The Demotic Dictionary Project website contains information about dictionary project conducted by the Oriental Institute in Chicago. The idea behind the project is to publish a complement to the Demotisches Glossar by W. Erichsen from 1954. The new dictionary concentrates on demotic texts published between 1954 and 1975 with inclusions of some more recent studies. The website contains an online version of the dictionary, freely available for downloading as PDF-files. Demotic is a version of written ancient Egyptian that was prominent in Egypt from around the 26th dynasty to the fifth century AD. The text is a simplified version of hieroglyphic writing mostly used on papyri and ostraca. This website is an invaluable resource for any researcher or student working within the fields of Egyptology or the languages of the ancient world.
Cretan Hieroglyphic Texts by John G. Younger is a simplified edition of the Corpus Hieroglyphicarum Inscriptionum Cretae (CHIC). It is an important reference work that can disseminate the study of Cretan Hieroglyphic inscriptions (mostly from Knossos and Malia) and eventually distribute updates fast. Cretan Hieroglyphic was used in Minoan Crete and there is evidence of similarities between Linear A and Cretan Hieroglyphic; both scripts are undeciphered.
This technical website may be valuable to researchers in archaeology, linguistics and classics specialising in Linear A and Minoan scripts.
This website contains a line by line (unreliable) translation in German of the ancient Egyptian text of the story of Sinuhe. For each line, the text is given in hieroglyphic and German; colour pictures of the papyri containing the text are also provided. Differences in the ancient text between some papyri and ostraka are also highlighted. There is a general introduction and a basic bibliography. This is the work of an amateur archaeologist, and therefore the German translation should not be relied upon for teaching or research purposes. However, the line by line presentation of the text and the notation of differences in the ancient text may be very useful in teaching when accompanied by a reliable translation of the ancient text. Teachers and lecturers only should use this website as a basis to present the text.
This website, published by John Younger of the Department of Classics of the University of Kansas, provides a brief introduction to the script, transliterations of all the major Linear A texts from Crete and the Aegean, a comprehensive bibliography of related publications from 1980 and a series of free downloadable fonts for Macintosh and Windows users of all the ancient Aegean scripts (Hieroglyphic, Linear A, Linear B and the Phaistos disc). Linear A, the main writing system of the Minoan civilisation of Bronze Age Crete in the second millennium BC, is one of the last undeciphered scripts of the ancient Mediterranean. The website also supplies a rudimentary grammar and vocabulary of Linear A and speculates on the language underlying the script, which Younger believes to be related to one of the Indo-European Hittite languages of Anatolia. Linear A is first attested in Middle Minoan (MM) I B palatial contexts circa 2000 BC but its use and occurrence expanded dramatically throughout Crete and the Aegean the during the MM II-III periods and finally disappeared in the course of the 16th century BC (Late Minoan IB), probably as a result of major cultural or political influence from the Greek Mainland. While there are no photographs or drawings of the actual Linear A documents themselves, the texts are presented in a way which allows the reader to reconstruct the original layout of the tablets. In addition, all the various epigraphic conventions and abbreviations are also provided. The editor has also usefully grouped together all the texts believed to be of religious significance. While this is a specialist resource for professional archaeologists, ancient philologists and epigraphists, it will also interest undergraduates and the interested amateur.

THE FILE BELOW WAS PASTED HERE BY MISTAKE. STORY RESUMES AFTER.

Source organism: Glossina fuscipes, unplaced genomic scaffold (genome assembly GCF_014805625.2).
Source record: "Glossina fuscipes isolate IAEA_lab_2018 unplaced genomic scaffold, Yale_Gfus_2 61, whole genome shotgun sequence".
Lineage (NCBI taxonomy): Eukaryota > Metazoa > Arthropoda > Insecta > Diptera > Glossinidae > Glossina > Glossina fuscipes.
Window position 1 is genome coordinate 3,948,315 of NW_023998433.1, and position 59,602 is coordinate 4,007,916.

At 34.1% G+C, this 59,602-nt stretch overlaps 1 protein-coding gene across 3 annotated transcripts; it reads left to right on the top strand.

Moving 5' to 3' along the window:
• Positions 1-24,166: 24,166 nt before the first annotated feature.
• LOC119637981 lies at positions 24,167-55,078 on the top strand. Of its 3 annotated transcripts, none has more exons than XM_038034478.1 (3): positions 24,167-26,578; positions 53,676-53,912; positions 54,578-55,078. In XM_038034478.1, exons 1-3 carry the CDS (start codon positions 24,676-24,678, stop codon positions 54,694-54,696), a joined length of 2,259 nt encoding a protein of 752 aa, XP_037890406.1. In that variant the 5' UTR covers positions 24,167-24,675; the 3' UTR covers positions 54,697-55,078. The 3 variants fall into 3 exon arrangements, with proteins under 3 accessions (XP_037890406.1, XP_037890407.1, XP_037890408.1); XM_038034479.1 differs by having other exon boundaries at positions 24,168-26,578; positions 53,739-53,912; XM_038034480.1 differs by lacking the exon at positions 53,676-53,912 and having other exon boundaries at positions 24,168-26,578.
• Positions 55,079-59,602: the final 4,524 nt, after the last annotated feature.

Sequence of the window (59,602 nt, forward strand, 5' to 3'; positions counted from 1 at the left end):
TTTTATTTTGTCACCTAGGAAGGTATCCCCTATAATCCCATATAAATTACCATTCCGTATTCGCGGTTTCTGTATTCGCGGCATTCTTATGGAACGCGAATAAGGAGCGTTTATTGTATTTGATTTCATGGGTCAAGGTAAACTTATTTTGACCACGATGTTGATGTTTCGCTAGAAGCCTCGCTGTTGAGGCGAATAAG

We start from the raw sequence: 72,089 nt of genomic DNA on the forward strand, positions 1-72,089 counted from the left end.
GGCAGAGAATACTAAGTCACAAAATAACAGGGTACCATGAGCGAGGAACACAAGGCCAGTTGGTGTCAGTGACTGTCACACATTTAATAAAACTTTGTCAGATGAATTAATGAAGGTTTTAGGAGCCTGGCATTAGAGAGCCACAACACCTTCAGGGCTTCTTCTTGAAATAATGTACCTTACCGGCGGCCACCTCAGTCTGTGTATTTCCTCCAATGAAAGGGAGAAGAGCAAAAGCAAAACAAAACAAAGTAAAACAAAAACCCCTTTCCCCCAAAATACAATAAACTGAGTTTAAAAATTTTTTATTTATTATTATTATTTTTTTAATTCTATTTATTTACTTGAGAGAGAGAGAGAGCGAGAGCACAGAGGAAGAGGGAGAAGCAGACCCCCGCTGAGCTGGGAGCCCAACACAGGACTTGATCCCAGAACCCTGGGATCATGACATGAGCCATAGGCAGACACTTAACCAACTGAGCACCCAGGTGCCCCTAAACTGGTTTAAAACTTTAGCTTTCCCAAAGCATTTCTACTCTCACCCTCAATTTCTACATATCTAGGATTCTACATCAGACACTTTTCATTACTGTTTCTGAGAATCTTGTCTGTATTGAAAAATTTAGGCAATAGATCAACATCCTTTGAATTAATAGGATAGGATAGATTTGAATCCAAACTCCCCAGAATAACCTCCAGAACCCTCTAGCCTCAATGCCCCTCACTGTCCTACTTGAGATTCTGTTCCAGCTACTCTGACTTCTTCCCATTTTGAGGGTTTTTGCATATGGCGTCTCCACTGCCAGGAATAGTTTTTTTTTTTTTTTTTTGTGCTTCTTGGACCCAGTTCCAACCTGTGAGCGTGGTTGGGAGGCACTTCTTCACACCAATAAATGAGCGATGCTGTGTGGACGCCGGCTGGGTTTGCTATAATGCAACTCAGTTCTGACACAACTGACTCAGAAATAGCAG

Orbis Latinus is an outstanding Web resource devoted to the grammar of the Romance languages. The site comprises descriptive grammars for the different languages (Spanish, Portuguese, French, Italian, French and Rumanian) with material presented by tables, schemes and simple rules. Complementing these descriptions are numerous articles that offer more specific linguistic information, such as language development, dialect, the literary tradition, and more. Original texts are often available to provide examples of language development. Latin is explored at length in similar terms, and maps illustrate the dispersion of particular languages. Local varieties such as Brazilian Portuguese, Latin American Spanish, and Canadian French, and other less widely-spoken romance languages (Asturian, Galician, Catalan, Extremaduran, Occitan, Lombard, Venetan, Walloon, and so on) also have extensive informative pages devoted to them.
As well as articles on, for example, phonology and writing, contrastive linguistics, and social and cultural background, the site also contains such unique features as a list of Arabic loan-words in Spanish and a study of French borrowings into Italian. The site is updated monthly so regular visits and browsing are recommended: a 'What is new' section permits easy access to newly added articles. Students and teachers of all romance languages will find this a genuinely invaluable resource, serving both as a fantastic reference point and a library of detailed related study.